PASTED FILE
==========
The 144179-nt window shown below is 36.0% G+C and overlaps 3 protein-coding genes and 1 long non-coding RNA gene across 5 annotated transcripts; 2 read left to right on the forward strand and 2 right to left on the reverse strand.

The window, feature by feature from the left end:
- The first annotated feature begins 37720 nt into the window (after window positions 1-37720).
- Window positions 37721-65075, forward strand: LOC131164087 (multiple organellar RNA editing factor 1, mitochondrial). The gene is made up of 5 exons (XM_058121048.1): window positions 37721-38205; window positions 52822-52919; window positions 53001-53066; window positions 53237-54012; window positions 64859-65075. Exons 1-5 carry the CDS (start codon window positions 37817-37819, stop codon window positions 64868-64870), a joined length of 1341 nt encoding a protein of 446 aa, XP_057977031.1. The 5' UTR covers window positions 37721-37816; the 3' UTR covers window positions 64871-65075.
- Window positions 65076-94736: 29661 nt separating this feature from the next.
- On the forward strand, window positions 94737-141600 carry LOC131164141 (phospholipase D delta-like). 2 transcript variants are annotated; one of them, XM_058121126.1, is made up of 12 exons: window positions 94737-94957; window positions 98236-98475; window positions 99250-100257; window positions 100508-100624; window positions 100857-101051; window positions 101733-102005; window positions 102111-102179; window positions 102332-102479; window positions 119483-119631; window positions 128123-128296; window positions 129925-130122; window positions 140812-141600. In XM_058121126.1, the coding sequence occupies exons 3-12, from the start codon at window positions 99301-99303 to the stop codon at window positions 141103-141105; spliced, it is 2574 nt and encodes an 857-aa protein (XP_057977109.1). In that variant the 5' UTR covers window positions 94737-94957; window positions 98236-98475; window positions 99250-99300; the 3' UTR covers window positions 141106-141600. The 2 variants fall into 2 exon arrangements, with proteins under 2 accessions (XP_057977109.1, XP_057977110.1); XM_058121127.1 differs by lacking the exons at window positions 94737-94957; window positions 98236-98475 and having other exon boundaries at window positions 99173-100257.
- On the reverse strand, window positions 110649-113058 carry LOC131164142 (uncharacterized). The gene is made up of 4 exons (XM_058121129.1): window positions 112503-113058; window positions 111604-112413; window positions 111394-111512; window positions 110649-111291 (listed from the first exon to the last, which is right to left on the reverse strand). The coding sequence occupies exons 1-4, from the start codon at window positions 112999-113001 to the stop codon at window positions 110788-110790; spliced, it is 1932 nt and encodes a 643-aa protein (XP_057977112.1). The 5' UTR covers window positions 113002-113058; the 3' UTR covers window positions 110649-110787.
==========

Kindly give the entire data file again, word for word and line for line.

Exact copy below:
The 144179-nt window shown below is 36.0% G+C and overlaps 3 protein-coding genes and 1 long non-coding RNA gene across 5 annotated transcripts; 2 read left to right on the forward strand and 2 right to left on the reverse strand.

The window, feature by feature from the left end:
- The first annotated feature begins 37720 nt into the window (after window positions 1-37720).
- Window positions 37721-65075, forward strand: LOC131164087 (multiple organellar RNA editing factor 1, mitochondrial). The gene is made up of 5 exons (XM_058121048.1): window positions 37721-38205; window positions 52822-52919; window positions 53001-53066; window positions 53237-54012; window positions 64859-65075. Exons 1-5 carry the CDS (start codon window positions 37817-37819, stop codon window positions 64868-64870), a joined length of 1341 nt encoding a protein of 446 aa, XP_057977031.1. The 5' UTR covers window positions 37721-37816; the 3' UTR covers window positions 64871-65075.
- Window positions 65076-94736: 29661 nt separating this feature from the next.
- On the forward strand, window positions 94737-141600 carry LOC131164141 (phospholipase D delta-like). 2 transcript variants are annotated; one of them, XM_058121126.1, is made up of 12 exons: window positions 94737-94957; window positions 98236-98475; window positions 99250-100257; window positions 100508-100624; window positions 100857-101051; window positions 101733-102005; window positions 102111-102179; window positions 102332-102479; window positions 119483-119631; window positions 128123-128296; window positions 129925-130122; window positions 140812-141600. In XM_058121126.1, the coding sequence occupies exons 3-12, from the start codon at window positions 99301-99303 to the stop codon at window positions 141103-141105; spliced, it is 2574 nt and encodes an 857-aa protein (XP_057977109.1). In that variant the 5' UTR covers window positions 94737-94957; window positions 98236-98475; window positions 99250-99300; the 3' UTR covers window positions 141106-141600. The 2 variants fall into 2 exon arrangements, with proteins under 2 accessions (XP_057977109.1, XP_057977110.1); XM_058121127.1 differs by lacking the exons at window positions 94737-94957; window positions 98236-98475 and having other exon boundaries at window positions 99173-100257.
- On the reverse strand, window positions 110649-113058 carry LOC131164142 (uncharacterized). The gene is made up of 4 exons (XM_058121129.1): window positions 112503-113058; window positions 111604-112413; window positions 111394-111512; window positions 110649-111291 (listed from the first exon to the last, which is right to left on the reverse strand). The coding sequence occupies exons 1-4, from the start codon at window positions 112999-113001 to the stop codon at window positions 110788-110790; spliced, it is 1932 nt and encodes a 643-aa protein (XP_057977112.1). The 5' UTR covers window positions 113002-113058; the 3' UTR covers window positions 110649-110787.